When Ty Burr, film critic for The Boston Globe, noticed that the films he was seeing didn’t appear as bright as they usually do he did a little investigating to figure out why. What he discovered, and documented in a recent front page article, is that some major theater chains are leaving moviegoers in the dark by regularly misusing digital projection equipment. Burr joins us to explain why this is happening and what cinema patrons can do about it.
Meanwhile, the market for streaming music online hasn’t cooled off. Apple is about to announce a service the company has dubbed iCloud and it is rumored that Facebook may integrate Spotify into its website. It seems more people are listening to more music than ever before. That may be why the Coachella Music Festival is doubling down and expanding the event to two weekends next year.
Oprah Winfrey ended her long-running talk show last week and nearly 17 million people tuned in to watch. Yet that audience pales in comparison to the 28 million viewers that watched the final episode of this season’s “American Idol”. That’s nearly a 20% increase over last years finale.
August 17, 2010
The indie rock group Arcade Fire topped the album charts for the first time in their career with the release of their third album “The Suburbs” which moved more than 156,000 copies in its first week. However more than 97,000 of those albums were sold digitally at significantly reduced prices. Are digital music downloads devaluing music? Todd Martens, a music reporter with the Los Angeles Times, joins us to explain how digital downloads are affecting the music industry.
Speaking of digital media, Netflix entered into a $900 million deal with Epix which will allow them to stream films from Paramount, MGM and Lionsgate starting in September. Meanwhile the popular television streaming website Hulu is rumored to be investigating an IPO.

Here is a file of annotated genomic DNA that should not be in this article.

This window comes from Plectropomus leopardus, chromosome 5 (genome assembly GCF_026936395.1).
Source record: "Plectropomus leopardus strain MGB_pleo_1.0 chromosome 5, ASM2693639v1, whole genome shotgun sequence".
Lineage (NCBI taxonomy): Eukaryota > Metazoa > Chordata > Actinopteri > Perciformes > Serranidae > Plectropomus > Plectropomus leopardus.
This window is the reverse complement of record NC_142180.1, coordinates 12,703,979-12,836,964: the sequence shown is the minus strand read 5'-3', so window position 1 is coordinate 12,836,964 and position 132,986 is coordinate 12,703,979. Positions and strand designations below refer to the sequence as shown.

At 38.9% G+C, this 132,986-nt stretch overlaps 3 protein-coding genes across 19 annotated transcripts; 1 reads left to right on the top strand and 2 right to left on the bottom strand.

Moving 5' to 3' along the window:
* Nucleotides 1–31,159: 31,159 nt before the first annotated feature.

Sylvester Stallone may have shown up just in time to save Lions Gate with “The Expendables” which came in first at the box office, but “Scott Pilgrim vs. The World” proved a disappointment despite earning rave reviews.
August 2, 2010
Last summer a number of movies had enormous box office drop offs in their second day of release and studios blamed it on what they termed the Twitter Effect. Daniel Frankel from The Wrap joins us to explain how the social media trend that was going to revolutionize word-of-mouth hasn’t demonstrably done so. Platforms such as Facebook, MySpace and even text messaging seem to influence moviegoers more than Twitter. That hasn’t stopped studios from finding modest success on Twitter by purchasing trending topics.
A number of big television news stories broke over the past week thanks to the annual Television Critics Association press tour. Ellen DeGeneres resigned as a judge on “American Idol”, but Fox may be replacing her with Jennifer Lopez. Meanwhile, Stephen McPherson, the president of ABC, abruptly resigned under a cloud of controversy relating to rumored sexual harassment investigations and was promptly replaced by ABC Family topper Paul Lee.
In the music world Kanye West may be hoping the Twitter effect will help boost sales of his upcoming album. The hip-hop star made headlines by opening a Twitter account and turning up at Facebook headquarters to entertain employees.